I like the two narrow side bars that hang out next to each other. Together they can present more information without someone having to scroll so far down the screen. The one on the left holds my avatar, recent comments, and the meta links for getting into the controls of my blog. I also have room over here to include different badges I pick up. Right now my only badge is for Tera Lynn Child’s Splash Team, when I blogged about her new book coming out last summer. In the future I may include other badges promoting more YA books and reading.
The far side is a collection of links I want to share with my students. I moved the Blogroll to the top of this stack because that’s where students and parents go to find the lastest posts written by students. They are organized by class period to make individual students easier to find. I also have a link to the blog written by our fabulous choral director. The remaining links are grouped into different categories: editorials, fun stuff, poetry, blogs by writers and blogs about books.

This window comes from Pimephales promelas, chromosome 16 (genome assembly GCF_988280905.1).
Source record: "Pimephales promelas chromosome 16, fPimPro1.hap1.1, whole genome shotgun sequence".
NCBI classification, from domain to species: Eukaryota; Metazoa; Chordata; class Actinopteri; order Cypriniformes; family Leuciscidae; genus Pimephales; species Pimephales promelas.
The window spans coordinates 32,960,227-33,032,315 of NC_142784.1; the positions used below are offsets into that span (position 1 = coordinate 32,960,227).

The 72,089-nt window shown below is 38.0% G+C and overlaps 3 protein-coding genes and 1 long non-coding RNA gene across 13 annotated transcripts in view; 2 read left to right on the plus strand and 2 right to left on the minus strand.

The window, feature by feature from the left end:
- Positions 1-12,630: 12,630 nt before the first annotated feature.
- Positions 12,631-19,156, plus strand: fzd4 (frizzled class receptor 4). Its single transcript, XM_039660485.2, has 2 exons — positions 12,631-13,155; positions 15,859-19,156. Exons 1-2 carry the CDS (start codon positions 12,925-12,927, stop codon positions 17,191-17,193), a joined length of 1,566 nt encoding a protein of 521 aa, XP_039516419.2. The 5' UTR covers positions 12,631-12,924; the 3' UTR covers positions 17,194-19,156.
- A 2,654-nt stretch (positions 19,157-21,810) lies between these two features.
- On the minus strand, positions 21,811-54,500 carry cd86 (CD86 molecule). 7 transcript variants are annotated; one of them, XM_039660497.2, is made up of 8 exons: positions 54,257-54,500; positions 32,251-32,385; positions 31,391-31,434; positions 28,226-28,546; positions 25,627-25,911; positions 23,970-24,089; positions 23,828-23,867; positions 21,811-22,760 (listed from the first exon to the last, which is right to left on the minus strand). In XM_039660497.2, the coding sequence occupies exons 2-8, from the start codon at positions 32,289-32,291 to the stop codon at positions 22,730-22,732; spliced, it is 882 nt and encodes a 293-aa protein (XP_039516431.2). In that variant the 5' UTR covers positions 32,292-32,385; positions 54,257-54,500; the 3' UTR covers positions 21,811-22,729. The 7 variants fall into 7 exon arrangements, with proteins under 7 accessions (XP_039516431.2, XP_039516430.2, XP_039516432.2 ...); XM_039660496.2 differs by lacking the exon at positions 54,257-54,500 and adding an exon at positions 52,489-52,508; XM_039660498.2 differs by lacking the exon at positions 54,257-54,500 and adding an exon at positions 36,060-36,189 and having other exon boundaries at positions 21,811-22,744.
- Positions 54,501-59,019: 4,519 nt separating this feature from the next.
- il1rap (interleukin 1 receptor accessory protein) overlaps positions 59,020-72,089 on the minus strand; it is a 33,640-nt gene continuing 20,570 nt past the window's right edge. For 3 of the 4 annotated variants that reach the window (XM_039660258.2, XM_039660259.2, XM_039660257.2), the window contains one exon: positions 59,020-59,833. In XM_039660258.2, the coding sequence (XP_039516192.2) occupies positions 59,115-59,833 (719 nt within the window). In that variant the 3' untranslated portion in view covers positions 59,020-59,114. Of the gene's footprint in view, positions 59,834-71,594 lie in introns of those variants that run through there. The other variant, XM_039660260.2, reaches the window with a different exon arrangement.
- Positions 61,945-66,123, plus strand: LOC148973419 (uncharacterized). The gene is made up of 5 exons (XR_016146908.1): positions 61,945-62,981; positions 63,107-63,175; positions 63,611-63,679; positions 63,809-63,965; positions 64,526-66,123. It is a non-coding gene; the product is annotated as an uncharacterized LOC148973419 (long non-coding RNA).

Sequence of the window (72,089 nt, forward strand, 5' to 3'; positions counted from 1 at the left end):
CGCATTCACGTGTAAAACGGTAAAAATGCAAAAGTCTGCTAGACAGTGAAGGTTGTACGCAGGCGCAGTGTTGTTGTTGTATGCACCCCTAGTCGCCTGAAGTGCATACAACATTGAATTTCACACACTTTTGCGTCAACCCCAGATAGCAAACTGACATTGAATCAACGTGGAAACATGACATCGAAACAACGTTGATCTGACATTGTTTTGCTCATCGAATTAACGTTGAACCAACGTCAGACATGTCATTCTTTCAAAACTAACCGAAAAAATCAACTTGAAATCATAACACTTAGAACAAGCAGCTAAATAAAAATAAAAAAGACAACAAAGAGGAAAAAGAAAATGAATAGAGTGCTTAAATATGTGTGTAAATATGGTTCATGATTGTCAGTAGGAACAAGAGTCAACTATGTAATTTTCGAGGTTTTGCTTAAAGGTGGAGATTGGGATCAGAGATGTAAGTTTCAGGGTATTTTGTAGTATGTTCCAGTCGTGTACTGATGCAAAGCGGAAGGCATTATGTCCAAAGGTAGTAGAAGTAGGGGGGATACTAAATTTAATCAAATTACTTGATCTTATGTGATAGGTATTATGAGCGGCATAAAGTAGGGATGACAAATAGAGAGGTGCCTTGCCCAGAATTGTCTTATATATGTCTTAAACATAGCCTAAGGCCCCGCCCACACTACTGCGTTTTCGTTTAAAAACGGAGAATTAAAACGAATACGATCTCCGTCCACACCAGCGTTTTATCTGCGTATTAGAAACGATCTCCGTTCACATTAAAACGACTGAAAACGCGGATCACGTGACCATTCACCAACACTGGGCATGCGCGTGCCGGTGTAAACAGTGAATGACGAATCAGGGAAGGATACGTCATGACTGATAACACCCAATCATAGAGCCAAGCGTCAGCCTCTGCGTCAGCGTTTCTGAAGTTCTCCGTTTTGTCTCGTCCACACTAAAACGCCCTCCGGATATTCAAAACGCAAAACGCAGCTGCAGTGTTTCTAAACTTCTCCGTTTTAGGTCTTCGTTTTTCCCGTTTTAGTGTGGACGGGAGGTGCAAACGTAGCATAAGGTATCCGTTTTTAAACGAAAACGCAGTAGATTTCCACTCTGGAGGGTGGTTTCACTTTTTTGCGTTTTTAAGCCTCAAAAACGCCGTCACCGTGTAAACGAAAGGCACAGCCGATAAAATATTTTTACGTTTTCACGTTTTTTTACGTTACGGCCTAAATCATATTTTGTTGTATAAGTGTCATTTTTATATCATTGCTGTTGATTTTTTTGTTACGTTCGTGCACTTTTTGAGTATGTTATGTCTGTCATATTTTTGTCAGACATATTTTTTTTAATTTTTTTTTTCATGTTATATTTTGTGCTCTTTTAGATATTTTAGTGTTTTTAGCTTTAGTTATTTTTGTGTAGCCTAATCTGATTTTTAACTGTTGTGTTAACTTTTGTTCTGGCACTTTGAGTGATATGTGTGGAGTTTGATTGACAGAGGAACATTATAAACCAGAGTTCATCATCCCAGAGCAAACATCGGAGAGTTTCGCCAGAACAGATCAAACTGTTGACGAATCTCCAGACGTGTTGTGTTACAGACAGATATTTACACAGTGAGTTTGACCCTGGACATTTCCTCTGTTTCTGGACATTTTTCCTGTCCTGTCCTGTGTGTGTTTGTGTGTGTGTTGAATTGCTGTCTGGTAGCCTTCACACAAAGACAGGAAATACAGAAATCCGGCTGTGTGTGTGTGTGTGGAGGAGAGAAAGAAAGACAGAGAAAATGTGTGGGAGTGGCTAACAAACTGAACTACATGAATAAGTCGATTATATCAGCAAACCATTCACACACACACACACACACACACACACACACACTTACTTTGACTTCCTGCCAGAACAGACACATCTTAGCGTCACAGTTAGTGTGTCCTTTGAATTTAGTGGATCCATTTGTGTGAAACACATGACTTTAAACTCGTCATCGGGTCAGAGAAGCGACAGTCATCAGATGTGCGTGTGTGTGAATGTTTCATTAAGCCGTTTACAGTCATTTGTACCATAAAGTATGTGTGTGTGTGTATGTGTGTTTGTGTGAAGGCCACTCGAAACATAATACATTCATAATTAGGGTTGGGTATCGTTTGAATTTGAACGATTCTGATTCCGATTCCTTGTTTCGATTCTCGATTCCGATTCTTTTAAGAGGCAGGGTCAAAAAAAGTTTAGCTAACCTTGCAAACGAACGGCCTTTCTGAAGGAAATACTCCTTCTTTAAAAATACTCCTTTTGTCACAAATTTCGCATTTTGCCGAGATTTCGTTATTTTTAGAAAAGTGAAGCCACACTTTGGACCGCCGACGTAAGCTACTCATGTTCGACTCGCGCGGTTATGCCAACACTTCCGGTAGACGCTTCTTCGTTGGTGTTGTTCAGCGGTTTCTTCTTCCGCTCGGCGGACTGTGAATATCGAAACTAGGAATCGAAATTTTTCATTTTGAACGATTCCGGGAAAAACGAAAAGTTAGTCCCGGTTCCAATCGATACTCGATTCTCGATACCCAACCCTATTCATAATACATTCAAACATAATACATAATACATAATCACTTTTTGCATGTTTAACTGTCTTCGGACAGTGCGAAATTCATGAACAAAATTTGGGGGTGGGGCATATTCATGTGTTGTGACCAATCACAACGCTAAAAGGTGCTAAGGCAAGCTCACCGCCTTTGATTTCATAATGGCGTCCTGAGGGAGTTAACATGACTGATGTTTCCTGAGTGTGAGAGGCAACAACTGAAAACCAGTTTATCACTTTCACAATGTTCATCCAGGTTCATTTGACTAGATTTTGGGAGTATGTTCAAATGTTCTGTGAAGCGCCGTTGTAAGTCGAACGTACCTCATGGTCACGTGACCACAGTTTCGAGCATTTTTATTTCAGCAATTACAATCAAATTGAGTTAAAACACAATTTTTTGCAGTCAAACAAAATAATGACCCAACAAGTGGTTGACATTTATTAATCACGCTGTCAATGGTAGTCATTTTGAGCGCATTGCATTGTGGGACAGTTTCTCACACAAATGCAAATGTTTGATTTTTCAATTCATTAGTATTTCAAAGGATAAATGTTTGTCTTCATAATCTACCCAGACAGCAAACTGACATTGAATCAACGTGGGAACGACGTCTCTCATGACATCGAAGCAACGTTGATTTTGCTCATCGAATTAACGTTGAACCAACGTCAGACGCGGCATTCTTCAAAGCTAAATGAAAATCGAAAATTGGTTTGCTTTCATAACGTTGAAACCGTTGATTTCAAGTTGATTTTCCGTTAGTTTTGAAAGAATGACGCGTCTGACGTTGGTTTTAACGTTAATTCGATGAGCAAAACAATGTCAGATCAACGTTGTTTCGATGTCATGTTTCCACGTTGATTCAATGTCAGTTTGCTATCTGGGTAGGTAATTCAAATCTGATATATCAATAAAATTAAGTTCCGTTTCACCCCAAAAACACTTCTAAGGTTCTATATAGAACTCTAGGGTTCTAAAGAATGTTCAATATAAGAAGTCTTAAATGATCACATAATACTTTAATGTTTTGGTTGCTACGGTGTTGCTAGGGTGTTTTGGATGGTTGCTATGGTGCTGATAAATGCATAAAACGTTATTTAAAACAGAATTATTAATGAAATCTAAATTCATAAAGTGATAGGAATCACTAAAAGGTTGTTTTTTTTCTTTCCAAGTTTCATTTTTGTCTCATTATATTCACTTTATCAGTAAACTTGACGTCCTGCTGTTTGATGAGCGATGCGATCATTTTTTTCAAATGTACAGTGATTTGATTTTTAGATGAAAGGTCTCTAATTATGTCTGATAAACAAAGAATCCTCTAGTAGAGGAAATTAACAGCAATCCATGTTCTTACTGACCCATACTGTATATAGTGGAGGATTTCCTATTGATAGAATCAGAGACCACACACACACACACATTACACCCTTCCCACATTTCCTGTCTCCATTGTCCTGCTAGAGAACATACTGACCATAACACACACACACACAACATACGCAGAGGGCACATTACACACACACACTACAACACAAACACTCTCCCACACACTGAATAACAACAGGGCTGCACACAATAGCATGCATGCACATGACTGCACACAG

Yes, there are a lot of widgets lined up over there, but I hope they become a resource for my students and their parents as they explore the world of reading YA literature. I’m looking for good links to share. I found several great posts reflecting on the use of widgets and side bars. Check them out! What widgets do you like best?
Berryart’s Blogfollowed the bird tracks around the web to tour different blogs.
The Groovy Librarian not only added bling to her blog, but she also helped me take a closer look at my own organization.